If a key objective of welcoming remote professionals is to drive innovation and economic growth then it is important to consider the supporting infrastructure. Are you going to build a dedicated workspace for your digital nomads? Or perhaps you are going to launch an accelerator program that attracts the best global talent? 

There could be efforts also to pair startups (whether tourists or diaspora) with local companies or training. Businesses would be encouraged to employ locally which will hopefully mean knowledge and experience is retained on the island should the start-up move elsewhere.

Should you be looking to attract remote workers for opportunities within specific sectors, you will want to consider their particular needs. Again, it will be important to distinguish if you want to attract previous residents, experienced nomads, or those new to remote work opportunities.

Setting up such hubs and infrastructure shouldn’t only benefit temporary remote workers. For example, outreach to the diaspora to actively promote to them to move back and invest in their country of origin or ancestry. One could argue that it makes more sense to attract this category of remote workers over the short-stay community. Many educated residents leave for career opportunities in cities but wish to return home for an improved quality of life. Your investment could remove many of the barriers to their return.

Connecting with remote workers

Once you’ve decided on the profile of your remote worker, you can establish how best to raise awareness of your destination. Then tailor your outbound communication and website to the specific needs of that type of remote worker. Competition amongst destinations is increasing. Therefore, you will need to clearly articulate your key selling points to your audience as well as making information accessible.

Destinations often fail to be explicit in their offering. Fees are hidden and application criteria are lost within terms and conditions. Think about the questions your audience is likely to have and ensure the answers are only a few clicks away. Investing in the professional translation of your website and communication ensures it is adapted to your audience.

Working with an agency, such as Island Innovation, that understands the needs of remote worker communities and can help you align your economic goals, can help you create a successful program.

Environmental impact of remote working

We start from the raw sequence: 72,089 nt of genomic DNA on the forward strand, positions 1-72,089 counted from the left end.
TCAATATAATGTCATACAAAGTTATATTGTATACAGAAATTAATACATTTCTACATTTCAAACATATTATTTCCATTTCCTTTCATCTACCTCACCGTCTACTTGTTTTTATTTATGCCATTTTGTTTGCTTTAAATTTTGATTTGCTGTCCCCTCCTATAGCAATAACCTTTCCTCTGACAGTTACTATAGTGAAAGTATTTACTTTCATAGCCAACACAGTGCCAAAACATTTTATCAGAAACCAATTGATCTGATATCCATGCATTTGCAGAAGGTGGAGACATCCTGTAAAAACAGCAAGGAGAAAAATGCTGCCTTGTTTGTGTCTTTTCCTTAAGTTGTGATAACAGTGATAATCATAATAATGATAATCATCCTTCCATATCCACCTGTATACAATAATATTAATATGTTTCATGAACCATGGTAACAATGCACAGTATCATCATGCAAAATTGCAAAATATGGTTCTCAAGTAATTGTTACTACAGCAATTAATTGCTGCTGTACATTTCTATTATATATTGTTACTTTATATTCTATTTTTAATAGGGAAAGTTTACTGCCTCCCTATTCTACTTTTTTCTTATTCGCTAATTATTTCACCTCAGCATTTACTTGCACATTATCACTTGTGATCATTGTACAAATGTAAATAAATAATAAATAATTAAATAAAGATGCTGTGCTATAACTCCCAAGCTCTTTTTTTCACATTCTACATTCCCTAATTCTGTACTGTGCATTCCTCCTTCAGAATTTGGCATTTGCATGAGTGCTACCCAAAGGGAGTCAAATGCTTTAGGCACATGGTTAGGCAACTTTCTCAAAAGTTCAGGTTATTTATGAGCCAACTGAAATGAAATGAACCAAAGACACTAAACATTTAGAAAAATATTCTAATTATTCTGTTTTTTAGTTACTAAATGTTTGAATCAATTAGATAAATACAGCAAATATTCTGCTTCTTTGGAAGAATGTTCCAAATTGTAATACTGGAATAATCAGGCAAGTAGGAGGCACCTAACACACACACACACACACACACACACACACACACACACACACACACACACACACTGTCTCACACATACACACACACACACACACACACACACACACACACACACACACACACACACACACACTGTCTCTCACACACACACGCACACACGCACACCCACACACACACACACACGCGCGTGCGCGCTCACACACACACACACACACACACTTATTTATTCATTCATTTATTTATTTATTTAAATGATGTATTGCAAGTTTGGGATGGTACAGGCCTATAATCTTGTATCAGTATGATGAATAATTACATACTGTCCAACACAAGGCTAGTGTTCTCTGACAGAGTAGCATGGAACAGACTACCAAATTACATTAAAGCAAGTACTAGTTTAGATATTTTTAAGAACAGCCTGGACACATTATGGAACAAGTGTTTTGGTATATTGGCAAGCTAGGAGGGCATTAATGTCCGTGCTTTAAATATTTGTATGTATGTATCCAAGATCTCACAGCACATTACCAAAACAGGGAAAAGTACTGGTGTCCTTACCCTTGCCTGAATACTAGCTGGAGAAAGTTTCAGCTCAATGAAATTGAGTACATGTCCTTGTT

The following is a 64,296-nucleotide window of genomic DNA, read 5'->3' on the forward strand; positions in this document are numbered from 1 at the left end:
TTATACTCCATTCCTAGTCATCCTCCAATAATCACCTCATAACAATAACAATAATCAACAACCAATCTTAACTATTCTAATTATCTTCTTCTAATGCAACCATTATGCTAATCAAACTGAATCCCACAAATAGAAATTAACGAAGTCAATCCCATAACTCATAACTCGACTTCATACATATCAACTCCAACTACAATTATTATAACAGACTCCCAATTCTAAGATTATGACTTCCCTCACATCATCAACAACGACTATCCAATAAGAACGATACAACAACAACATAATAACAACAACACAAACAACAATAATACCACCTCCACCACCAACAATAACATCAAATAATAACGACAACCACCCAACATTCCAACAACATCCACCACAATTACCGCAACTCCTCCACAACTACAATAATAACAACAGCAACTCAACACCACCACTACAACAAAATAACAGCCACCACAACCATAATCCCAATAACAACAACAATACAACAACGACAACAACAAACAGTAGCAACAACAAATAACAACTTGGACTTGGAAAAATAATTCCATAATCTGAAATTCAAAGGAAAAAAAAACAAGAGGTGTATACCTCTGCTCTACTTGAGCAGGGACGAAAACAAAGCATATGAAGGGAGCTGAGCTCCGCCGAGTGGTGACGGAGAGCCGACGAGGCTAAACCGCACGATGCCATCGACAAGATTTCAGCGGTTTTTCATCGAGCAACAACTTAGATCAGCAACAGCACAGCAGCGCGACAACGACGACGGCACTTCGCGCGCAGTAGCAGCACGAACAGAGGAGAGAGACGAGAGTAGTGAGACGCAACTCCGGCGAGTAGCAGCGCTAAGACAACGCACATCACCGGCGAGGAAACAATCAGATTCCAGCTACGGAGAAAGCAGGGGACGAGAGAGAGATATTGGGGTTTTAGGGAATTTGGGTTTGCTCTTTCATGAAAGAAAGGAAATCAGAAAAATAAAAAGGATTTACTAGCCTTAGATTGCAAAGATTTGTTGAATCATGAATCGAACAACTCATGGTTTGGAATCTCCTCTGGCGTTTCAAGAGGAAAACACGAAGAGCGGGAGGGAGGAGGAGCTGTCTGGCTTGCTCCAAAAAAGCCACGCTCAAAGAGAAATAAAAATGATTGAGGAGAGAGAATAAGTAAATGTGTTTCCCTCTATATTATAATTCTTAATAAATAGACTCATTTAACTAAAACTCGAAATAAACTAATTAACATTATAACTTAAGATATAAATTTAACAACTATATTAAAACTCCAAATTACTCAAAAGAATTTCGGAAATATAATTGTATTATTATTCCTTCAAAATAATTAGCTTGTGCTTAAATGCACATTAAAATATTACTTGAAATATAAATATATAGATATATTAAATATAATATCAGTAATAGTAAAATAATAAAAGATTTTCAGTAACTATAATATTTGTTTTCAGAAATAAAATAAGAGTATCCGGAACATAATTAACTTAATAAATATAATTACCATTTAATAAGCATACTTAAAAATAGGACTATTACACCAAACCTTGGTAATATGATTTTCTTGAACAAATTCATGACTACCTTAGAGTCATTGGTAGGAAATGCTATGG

Global Workforce Analytics estimates that if all office workers were home-based 50% of the year, 54 million tons of emissions could be saved. Whilst this sounds impressive, attracting digital nomads actually increases their carbon footprint due to their travelling to you. Then, if they travel to co-working spaces, they could be contributing further emissions. Remote workers are still preferable to tourists who travel the same distance but stay for less time. Support digital nomads by educating them on sustainable travel on your island and introduce them to sustainability initiatives. 

Potential risks to islands 

The typical challenges to islands are the same as with tourism. However, there is also the potential housing/accommodation to consider. Whilst many islands are struggling to fill hotel rooms, this is not the preferred option for many nomads. Because they are looking for longer-term residence, flats or houses are more suitable. Arranmore Island Community Councillor Adrian Begley suggests conducting a housing audit and connecting homeowners to potential long-term renters. 

The frustration of local communities that investment is being made for remote worker infrastructure instead of being invested elsewhere is also a potential risk. Should the influx of digital nomads be too high there could be the risk of gentrification and communities could divide. Diego Arelano talks about this very issue in the recent ATTA Digital Nomad report:

“Some places are negatively impacted as residents can’t afford to live in the area that is now popular with digital nomads. These are difficult matters that destinations and travelers need to be aware of and work toward a solution to minimize the harm.”

Ensure that community development doesn’t solely mean a nomad community, rather an approach that engages residents and new arrivals. 

Finally, there is the risk of infection if quarantines aren’t respected. Many islands can leverage being COVID-free to attract remote workers. But it is still essential to have a rigorous testing and quarantine procedure in place. This protects your population as well allowing you to continue to welcome new arrivals.  

Next steps

If you are interested in developing your visibility as a destination or would like to discuss how to develop a sustainable remote worker program we suggest getting in touch with our team.